Rarely does a decision need to be perfect for forever.  Mostly we just need to decide, set a course of action, and see how it goes.   And when needed make a new or different decision that is good enough for wherever we are then.

Obstacles – Part 2

In my last post, I shared the following quote: “Obstacles are put in your way to help you determine if what you want is really worth fighting for.”.

I did not include any commentary.

At the time I wasn’t entirely sure what to write.  The quote seemed to say it all.  And so I decided to let the quote sit with you for awhile, just as it has sat with me for the past few weeks since it first turned up in my in-box.

Encountering obstacles does help us decide how much we want something.  And working hard for something can lead us to appreciate it more.  Think back to the accomplishments you feel most proud of.  Think back to the situations you learned and grew the most from.  I’m going to guess these accomplishments and this growth didn’t come easy.

What obstacles are you encountering these days?  What do you need to keep working on or fighting for so that you can someday grow from or feel proud about?




“Obstacles are put in your way to help you determine if what you want is really worth fighting for.” – Source unknown.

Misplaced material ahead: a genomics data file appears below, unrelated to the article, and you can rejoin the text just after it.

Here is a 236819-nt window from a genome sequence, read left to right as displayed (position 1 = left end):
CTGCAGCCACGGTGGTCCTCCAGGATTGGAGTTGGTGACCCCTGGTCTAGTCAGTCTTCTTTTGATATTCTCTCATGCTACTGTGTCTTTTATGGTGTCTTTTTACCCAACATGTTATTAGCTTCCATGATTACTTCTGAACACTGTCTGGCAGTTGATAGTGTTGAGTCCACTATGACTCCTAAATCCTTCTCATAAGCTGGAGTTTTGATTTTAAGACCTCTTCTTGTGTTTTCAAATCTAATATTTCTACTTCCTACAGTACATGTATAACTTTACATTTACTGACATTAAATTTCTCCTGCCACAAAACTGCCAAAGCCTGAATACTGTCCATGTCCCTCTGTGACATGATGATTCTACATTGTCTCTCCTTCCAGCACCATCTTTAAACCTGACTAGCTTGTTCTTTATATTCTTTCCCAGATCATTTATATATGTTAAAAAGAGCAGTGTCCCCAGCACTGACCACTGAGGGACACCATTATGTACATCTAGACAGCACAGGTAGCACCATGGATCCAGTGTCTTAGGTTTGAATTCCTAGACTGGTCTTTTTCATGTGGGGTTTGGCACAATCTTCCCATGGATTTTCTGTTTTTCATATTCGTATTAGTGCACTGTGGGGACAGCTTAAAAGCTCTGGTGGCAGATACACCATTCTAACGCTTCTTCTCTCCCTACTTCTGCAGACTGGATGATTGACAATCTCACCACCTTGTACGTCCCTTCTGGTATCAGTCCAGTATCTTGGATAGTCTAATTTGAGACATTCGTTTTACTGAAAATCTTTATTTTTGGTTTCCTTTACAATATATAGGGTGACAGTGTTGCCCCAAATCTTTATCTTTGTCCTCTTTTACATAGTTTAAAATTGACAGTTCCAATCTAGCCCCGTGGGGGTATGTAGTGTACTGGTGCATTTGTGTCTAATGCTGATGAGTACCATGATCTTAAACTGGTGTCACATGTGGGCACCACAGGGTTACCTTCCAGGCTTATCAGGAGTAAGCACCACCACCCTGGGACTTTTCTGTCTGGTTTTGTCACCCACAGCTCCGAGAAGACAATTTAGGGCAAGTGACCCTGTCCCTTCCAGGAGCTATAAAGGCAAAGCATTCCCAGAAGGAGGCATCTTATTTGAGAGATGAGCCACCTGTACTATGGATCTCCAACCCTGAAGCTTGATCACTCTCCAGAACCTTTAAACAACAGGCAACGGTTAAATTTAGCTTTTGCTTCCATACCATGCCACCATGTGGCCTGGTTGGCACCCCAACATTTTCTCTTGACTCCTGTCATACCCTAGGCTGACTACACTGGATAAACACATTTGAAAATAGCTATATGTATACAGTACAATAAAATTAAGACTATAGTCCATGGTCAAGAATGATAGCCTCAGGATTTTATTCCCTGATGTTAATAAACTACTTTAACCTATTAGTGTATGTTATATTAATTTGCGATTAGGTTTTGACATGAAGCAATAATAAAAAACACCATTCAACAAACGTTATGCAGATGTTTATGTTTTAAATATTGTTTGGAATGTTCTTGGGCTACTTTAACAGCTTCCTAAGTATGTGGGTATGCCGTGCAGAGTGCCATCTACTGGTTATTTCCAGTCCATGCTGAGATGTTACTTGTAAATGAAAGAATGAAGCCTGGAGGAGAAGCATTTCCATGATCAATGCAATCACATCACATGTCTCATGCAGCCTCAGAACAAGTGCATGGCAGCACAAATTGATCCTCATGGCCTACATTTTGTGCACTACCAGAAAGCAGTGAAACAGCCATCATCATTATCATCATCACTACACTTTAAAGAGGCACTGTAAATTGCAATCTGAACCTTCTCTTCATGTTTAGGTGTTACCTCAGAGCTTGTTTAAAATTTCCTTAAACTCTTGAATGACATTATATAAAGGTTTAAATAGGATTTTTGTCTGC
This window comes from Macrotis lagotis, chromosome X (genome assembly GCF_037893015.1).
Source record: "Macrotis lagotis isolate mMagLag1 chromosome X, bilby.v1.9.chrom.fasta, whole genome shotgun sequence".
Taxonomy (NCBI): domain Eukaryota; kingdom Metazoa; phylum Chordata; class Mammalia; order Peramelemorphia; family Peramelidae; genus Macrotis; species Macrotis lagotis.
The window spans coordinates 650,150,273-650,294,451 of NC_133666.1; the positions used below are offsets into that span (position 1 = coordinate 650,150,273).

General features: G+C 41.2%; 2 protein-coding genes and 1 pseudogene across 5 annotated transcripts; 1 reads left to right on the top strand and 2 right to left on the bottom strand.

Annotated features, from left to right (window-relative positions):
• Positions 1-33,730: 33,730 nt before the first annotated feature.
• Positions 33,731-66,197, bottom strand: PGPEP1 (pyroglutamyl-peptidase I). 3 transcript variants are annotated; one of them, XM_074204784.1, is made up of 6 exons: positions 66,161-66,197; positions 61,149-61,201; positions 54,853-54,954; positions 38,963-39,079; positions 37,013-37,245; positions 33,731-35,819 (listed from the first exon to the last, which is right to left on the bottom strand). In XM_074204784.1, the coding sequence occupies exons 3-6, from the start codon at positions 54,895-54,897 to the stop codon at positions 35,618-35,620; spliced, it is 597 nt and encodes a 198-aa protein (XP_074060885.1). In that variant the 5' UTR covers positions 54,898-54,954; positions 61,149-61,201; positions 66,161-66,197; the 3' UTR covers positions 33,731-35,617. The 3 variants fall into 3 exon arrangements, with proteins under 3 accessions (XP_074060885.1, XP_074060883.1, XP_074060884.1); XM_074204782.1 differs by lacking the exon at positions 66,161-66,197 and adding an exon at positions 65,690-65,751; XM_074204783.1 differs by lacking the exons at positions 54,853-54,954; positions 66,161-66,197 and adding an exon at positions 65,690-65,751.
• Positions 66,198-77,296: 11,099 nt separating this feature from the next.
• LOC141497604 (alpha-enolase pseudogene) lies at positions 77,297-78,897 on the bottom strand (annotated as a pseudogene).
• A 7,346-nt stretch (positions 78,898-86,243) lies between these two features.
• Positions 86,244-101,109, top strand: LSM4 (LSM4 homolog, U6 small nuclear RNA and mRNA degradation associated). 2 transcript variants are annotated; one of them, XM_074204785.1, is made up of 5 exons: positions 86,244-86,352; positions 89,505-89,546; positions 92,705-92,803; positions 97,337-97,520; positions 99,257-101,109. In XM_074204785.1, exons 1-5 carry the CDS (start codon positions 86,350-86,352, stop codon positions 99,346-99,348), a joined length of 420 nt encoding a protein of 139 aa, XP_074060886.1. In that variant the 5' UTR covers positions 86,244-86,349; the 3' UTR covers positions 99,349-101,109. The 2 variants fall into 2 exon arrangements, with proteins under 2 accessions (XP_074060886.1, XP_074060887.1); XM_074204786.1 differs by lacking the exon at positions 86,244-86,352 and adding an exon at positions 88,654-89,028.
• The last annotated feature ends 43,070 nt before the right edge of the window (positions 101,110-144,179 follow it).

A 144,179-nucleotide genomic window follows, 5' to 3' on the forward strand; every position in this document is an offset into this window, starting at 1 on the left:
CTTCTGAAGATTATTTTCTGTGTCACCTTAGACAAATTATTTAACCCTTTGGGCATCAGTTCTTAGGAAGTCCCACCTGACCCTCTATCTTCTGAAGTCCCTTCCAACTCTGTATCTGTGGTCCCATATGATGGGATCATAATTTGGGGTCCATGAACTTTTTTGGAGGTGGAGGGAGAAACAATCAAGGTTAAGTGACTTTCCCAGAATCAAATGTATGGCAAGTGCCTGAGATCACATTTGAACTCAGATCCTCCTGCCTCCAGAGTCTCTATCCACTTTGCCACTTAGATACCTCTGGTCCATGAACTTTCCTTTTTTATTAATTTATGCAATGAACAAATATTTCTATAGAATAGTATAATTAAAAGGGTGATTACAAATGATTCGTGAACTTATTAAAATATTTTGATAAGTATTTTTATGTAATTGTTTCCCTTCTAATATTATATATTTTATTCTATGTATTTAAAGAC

if you don’t want to do it, don’t do it

I frequently encourage my peers to not do things they don’t want to do.  That they don’t have to do something just because they think they should (i.e., out of obligation/guilt) or because of what their social or culture norms tell them (i.e., what they family has always done).  I’ve applied this to my own life and generally do the things/participate in events that I enjoy and I tend to avoid the things/events that I don’t enjoy or what to do.

But lately I’ve been re-thinking this approach and advice.  If nobody ever does the things they don’t really want to do, the things they feel obligated to do, or participates in the events that they have always attended; what will our society look like or become?  This might not be a problem if only a few of us take this approach.  Or maybe if the end result is that if nobody wants to do those things or attend those events, the things and events weren’t that important in the first place and something more meaningful will fill that space.